Food Security: less about technology more about access

Photo Credit: Patrick Meinhardt

There are a number of sectors where investments should rarely go bust underpinned by the near constant unwavering demand presented by the market. Agriculture is one such sector that holds this promise yet in my opinion we have failed to build a robust ecosystem that can ensure sustainable growth outside adhoc, often politically flavored interventions to farmers and a farmer groups. Sustainable here means profitable and scalable enterprise that equitably benefits all the players in the supply chain.

While a handful of local technology companies are taking a swipe at the sector, most are focused on the last mile: creating farm gate to marketplace linkages; some all the way to retail, finding better ways to finance farmers or preventing post-harvest losses et cetra. All very laudable efforts including those by various non-governmental and foreign aid organizations.

Our local universities have done a commendable job in agricultural biotechnology across both crop and animal science. A recce to the institutions will have you better appreciate the research minds that apply themselves locally when you look at the valuations and also possible stranglehold that multinational agtech companies have, hinged on intellectual property.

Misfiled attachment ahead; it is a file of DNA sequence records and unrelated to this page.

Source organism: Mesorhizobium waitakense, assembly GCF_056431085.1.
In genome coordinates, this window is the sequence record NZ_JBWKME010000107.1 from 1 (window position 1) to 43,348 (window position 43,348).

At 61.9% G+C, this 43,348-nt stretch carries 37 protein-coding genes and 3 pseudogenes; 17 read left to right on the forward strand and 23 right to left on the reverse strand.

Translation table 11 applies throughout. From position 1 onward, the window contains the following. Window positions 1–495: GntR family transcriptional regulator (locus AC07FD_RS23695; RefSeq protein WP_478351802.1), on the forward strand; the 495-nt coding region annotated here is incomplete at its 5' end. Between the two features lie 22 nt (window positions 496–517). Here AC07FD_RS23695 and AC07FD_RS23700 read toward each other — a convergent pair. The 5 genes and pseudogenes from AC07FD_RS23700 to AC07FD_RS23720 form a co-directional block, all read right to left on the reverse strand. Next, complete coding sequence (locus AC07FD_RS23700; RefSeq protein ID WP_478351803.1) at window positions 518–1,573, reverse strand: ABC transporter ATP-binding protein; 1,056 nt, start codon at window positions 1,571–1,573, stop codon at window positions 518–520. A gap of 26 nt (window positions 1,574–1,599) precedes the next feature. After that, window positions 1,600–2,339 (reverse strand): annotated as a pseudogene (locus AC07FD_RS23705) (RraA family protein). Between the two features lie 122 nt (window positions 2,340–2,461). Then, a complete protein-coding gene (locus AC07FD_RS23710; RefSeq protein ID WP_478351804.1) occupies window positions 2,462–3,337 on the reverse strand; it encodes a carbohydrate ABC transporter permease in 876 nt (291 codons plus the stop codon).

A look at census data reveals that we have a huge youth dividend. While it is great that we are pushing the information and services agenda, with many jumping onto the digital jobs bandwagon, we cannot escape the fact that even with mechanization and automation we can still mop up unemployment in the thousands annually in the field, centers of value addition and the larger supply chain.

So we have three things going for us, the science, the labor and the tech, but one key asset remains locked. Land is a critical factor of production whether tilled or built upon. In a country where emotions are staked on soil, perhaps the silver bullet is to figure out access of government land based on models that would ensure maximization of both resources and return.

The gaffes and perceived under performance of government led programs would be minimized as the research and due diligence by private sector that would drive resource maximization will normalize things and attract requisite capital where and when needed.

In this light, the clamor for title deeds seems misplaced and government is well positioned to shift our collective mindset.

Land is after all in the larger scheme of things more about access than ownership.

An Africa based entrepreneur in the pursuit of opportunities without regard to resources currently controlled striving to build services that have real-world value for my beloved continent and beyond while having fun along the way.

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